Whether its study or work, being productive for long periods at home requires discipline – having some resources to hand can ease the process of maintaining focus for a length of time. Here are some of my absolute essentials to help stay concentrated.


Music is a part of everything I do. Yet when it comes to focusing, certain genres/artists are off limits, to prevent studying sessions becoming singalongs.

Find some artists or instrumentals that suit you, everybody’s preference is different. For me, I like artists such as The Outlaws, The White Buffalo, or for very mellow background music, Francis Dale.

Having a few different playlists or artists is preferable for longer sessions to give some variety and frankly, sometimes you’re just not in the mood for particular music.


Before starting any project at my desk, the first check is ensuring the space is clear and distraction free. When it comes to working, the smallest thing will divert my attention and disrupt my flow, consequently losing momentum. This is the worst as it feels almost impossible to gain back and resume work.

As always, this is individual for everyone, but I’ll always recommend a clear workspace, so you have plenty of space for everything you need laid out – especially for creative projects.


While trying to be more productive at home, having a to do list keeps you on track to your goal, no matter how big or small. It also allows you to quickly go from one finished task to starting the following without debating or even forgetting what to tackle next.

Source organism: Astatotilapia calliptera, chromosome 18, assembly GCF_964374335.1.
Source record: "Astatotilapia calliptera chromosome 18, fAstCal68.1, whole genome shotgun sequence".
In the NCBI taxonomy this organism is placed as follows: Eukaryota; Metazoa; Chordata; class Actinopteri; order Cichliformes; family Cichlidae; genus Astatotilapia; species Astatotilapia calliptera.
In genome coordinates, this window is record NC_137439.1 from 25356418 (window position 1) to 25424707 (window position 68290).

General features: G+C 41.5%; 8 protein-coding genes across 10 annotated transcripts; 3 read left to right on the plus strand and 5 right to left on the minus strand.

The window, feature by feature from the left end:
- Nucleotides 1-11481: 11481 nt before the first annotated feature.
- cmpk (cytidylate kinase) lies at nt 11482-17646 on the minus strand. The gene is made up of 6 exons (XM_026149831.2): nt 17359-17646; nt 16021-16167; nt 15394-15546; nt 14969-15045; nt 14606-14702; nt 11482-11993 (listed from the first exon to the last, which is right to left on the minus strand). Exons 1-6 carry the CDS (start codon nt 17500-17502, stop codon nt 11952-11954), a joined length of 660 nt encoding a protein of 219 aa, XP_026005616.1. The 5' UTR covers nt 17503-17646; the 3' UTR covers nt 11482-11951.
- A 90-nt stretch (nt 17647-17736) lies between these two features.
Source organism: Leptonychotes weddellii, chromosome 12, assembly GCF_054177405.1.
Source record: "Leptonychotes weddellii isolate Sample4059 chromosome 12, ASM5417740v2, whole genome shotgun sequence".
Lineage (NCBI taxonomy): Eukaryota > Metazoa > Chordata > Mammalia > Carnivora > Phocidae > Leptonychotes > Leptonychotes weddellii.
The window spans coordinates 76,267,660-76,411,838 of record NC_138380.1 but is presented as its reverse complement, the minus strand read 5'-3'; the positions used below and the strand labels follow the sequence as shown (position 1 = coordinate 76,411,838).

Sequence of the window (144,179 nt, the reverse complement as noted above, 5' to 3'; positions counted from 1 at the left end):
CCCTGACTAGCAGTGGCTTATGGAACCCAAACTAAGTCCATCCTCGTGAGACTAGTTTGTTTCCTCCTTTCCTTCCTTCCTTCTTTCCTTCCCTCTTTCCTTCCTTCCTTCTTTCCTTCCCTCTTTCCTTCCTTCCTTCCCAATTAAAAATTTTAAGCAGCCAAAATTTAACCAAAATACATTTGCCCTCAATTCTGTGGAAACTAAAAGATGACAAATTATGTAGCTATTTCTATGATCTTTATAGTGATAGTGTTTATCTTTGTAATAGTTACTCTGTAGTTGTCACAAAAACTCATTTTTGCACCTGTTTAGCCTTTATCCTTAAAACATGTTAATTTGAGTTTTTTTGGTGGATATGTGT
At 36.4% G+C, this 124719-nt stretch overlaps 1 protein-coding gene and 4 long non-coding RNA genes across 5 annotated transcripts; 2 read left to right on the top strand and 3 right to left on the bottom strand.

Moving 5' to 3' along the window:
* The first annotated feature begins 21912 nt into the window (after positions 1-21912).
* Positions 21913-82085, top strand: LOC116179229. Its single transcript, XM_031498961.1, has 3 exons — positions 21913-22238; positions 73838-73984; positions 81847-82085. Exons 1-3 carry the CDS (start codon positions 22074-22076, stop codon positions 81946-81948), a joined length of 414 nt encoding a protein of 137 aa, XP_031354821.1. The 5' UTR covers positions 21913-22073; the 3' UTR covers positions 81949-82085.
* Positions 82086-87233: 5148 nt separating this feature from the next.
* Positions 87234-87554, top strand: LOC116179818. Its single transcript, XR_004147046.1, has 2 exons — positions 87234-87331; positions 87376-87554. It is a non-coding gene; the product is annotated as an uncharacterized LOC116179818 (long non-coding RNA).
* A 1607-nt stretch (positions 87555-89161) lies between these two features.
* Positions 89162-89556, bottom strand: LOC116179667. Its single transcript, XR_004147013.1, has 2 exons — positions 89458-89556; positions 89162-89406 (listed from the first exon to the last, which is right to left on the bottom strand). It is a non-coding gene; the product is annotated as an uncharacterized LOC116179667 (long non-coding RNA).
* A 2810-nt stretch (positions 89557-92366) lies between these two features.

At the moment I have a physical to do list – the only non-essential paper I own. While I enjoy this, I plan on switching to an online alternative when the pad is finished. Mainly to reduce the number of items on the desk, but also to prevent overspending on to-do-lists with snazzy designs.


This seems like a no-brainer, but if forgotten, you’ll either go thirsty or again disrupt the current flow of work to grab your drink of choice, meaning you’re losing the momentum you need for proper productivity. To avoid this, I always have a coffee and my 2l water bottle before starting.


As mentioned above, I don’t have any physical notebooks, since I like having notes organised into their respective categories. Because of this, I find my iPad the best tool for notetaking, since there is no physical clutter and writing is easy to add to or edit.

I use GoodNotes, the app seen in the examples below. This app was a saviour during my time at university and gave me the freedom to make notes any way I like, without leaving scribble marks from spelling errors or mistakes.

Writing this has taught me that the biggest essential for my productivity is lowering distractions and enabling a continuous flow of work as without this, my focus disappears. All of these listed are fundamental in keeping my momentum and making progress through the days tasks – and they could help you too.

Are any of these part of your vital items for working or studying? Are there any others you recommend to be more productive at home?

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